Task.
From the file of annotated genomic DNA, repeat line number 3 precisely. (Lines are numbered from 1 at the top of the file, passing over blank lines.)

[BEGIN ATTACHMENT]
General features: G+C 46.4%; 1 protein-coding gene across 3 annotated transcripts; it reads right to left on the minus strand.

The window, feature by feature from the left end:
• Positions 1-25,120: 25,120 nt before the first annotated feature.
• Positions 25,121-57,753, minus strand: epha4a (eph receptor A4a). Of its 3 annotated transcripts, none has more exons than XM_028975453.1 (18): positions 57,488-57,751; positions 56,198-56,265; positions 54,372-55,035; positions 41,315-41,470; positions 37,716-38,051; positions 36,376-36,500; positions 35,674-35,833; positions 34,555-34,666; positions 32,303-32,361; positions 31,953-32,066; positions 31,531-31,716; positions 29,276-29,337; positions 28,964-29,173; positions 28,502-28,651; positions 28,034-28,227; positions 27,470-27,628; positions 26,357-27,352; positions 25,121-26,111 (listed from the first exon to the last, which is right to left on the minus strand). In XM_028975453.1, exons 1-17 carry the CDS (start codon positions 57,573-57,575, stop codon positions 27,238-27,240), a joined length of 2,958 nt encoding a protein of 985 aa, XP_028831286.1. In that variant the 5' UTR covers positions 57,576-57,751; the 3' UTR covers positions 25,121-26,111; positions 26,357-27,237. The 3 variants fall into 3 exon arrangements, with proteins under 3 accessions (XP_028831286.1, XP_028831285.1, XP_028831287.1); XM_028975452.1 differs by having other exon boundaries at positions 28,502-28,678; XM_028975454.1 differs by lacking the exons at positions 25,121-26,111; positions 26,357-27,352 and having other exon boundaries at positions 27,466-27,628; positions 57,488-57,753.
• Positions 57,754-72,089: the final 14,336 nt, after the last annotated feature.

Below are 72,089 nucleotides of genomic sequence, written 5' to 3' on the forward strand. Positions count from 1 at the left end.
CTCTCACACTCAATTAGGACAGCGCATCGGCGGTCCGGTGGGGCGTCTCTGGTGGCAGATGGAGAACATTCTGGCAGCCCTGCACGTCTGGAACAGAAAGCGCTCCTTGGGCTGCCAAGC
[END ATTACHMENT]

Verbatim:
• Positions 1-25,120: 25,120 nt before the first annotated feature.